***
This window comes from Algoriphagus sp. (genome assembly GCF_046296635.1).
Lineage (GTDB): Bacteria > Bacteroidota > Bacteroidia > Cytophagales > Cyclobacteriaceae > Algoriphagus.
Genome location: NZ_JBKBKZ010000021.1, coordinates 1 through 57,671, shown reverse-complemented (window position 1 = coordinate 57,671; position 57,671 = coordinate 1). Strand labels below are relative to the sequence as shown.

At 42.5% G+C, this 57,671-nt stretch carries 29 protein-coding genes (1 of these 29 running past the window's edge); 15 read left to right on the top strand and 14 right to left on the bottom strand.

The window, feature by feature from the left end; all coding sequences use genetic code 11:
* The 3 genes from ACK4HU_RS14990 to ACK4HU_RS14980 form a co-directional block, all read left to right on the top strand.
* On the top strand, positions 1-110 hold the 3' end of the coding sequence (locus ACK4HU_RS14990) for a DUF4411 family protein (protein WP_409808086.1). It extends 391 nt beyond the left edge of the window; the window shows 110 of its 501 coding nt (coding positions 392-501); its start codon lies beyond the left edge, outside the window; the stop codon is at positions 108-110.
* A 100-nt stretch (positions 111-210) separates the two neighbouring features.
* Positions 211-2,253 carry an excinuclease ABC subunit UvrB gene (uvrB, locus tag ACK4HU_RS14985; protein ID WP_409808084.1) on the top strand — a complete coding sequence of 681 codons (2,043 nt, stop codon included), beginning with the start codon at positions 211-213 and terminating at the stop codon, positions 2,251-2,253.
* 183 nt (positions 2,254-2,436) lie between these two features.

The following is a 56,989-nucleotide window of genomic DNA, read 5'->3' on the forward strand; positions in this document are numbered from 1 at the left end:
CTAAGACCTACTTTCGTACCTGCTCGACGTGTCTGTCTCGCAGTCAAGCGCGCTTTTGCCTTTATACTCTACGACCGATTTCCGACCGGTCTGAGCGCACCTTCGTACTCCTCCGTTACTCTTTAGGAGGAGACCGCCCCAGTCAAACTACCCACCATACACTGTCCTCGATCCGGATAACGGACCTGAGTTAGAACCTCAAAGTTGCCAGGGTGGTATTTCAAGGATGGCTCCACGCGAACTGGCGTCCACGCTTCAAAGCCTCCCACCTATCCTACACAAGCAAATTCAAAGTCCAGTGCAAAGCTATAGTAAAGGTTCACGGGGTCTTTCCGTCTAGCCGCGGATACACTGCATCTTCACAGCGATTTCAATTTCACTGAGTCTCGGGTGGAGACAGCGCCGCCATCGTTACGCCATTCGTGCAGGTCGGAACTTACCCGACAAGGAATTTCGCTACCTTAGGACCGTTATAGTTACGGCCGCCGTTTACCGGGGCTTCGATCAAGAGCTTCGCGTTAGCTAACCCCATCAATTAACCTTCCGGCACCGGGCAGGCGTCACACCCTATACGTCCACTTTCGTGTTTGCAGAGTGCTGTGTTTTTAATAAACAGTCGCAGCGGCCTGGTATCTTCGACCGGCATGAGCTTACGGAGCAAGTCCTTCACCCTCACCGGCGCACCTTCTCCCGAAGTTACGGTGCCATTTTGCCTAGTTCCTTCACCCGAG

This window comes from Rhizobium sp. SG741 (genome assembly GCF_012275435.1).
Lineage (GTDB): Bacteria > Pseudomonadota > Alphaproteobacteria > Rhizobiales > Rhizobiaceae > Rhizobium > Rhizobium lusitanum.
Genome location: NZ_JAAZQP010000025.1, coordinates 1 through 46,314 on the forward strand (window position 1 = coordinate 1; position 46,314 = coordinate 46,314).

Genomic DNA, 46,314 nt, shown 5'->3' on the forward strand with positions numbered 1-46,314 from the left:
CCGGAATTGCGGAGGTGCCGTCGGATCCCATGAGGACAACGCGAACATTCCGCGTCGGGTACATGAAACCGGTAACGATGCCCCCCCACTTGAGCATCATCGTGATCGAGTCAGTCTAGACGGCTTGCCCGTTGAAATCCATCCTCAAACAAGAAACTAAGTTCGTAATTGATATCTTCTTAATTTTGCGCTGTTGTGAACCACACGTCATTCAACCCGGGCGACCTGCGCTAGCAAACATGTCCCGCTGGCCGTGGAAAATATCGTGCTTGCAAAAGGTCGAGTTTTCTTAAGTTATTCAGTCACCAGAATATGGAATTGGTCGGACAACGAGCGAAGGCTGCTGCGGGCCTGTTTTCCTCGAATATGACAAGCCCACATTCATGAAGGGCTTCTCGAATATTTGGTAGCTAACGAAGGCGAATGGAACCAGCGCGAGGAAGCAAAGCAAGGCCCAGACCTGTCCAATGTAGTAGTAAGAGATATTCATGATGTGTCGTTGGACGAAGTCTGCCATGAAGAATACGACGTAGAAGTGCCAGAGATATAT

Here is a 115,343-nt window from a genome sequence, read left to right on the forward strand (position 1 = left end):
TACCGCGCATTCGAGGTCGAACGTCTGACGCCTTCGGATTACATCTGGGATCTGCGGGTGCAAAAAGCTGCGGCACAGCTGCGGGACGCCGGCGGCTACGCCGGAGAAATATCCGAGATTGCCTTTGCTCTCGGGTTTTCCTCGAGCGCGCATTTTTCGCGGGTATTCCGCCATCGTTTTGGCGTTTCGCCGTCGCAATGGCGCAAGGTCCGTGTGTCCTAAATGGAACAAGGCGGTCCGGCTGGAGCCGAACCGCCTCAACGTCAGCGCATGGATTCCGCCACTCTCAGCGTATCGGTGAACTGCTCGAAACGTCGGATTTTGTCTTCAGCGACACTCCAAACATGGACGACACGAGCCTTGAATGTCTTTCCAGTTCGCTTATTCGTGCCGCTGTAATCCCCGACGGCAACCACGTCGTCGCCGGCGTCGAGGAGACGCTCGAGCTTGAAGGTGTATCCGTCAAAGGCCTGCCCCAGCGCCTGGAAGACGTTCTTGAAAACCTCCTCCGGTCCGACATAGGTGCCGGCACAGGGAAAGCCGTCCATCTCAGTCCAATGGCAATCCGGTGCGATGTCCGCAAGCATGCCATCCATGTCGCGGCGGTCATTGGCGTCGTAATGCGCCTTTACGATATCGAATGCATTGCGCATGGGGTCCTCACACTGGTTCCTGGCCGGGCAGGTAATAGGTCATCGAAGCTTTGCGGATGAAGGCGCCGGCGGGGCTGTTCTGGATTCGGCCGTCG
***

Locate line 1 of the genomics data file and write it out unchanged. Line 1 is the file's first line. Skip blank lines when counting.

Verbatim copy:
This window comes from Algoriphagus sp. (genome assembly GCF_046296635.1).